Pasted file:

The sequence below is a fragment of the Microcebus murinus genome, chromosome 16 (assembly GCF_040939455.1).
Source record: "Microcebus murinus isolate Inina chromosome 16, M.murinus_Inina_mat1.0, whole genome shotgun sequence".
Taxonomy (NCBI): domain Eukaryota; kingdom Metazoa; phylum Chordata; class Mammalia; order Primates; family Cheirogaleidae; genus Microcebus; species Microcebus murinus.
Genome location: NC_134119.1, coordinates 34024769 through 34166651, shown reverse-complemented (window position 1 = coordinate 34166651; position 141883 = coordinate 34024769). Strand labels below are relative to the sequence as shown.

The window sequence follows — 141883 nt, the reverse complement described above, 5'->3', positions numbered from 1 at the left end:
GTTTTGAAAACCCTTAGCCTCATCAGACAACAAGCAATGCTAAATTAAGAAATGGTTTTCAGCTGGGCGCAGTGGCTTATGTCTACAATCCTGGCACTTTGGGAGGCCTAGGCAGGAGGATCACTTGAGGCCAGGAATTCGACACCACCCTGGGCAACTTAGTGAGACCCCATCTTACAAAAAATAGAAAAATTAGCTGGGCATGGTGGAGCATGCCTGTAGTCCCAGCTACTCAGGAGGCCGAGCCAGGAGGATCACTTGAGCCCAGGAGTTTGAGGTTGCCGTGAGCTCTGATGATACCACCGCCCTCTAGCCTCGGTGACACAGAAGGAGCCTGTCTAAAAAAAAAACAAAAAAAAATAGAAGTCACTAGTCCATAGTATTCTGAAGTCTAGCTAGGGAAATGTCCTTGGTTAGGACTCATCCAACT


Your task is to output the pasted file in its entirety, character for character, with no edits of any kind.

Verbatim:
The sequence below is a fragment of the Microcebus murinus genome, chromosome 16 (assembly GCF_040939455.1).
Source record: "Microcebus murinus isolate Inina chromosome 16, M.murinus_Inina_mat1.0, whole genome shotgun sequence".
Taxonomy (NCBI): domain Eukaryota; kingdom Metazoa; phylum Chordata; class Mammalia; order Primates; family Cheirogaleidae; genus Microcebus; species Microcebus murinus.
Genome location: NC_134119.1, coordinates 34024769 through 34166651, shown reverse-complemented (window position 1 = coordinate 34166651; position 141883 = coordinate 34024769). Strand labels below are relative to the sequence as shown.

The window sequence follows — 141883 nt, the reverse complement described above, 5'->3', positions numbered from 1 at the left end:
GTTTTGAAAACCCTTAGCCTCATCAGACAACAAGCAATGCTAAATTAAGAAATGGTTTTCAGCTGGGCGCAGTGGCTTATGTCTACAATCCTGGCACTTTGGGAGGCCTAGGCAGGAGGATCACTTGAGGCCAGGAATTCGACACCACCCTGGGCAACTTAGTGAGACCCCATCTTACAAAAAATAGAAAAATTAGCTGGGCATGGTGGAGCATGCCTGTAGTCCCAGCTACTCAGGAGGCCGAGCCAGGAGGATCACTTGAGCCCAGGAGTTTGAGGTTGCCGTGAGCTCTGATGATACCACCGCCCTCTAGCCTCGGTGACACAGAAGGAGCCTGTCTAAAAAAAAAACAAAAAAAAATAGAAGTCACTAGTCCATAGTATTCTGAAGTCTAGCTAGGGAAATGTCCTTGGTTAGGACTCATCCAACT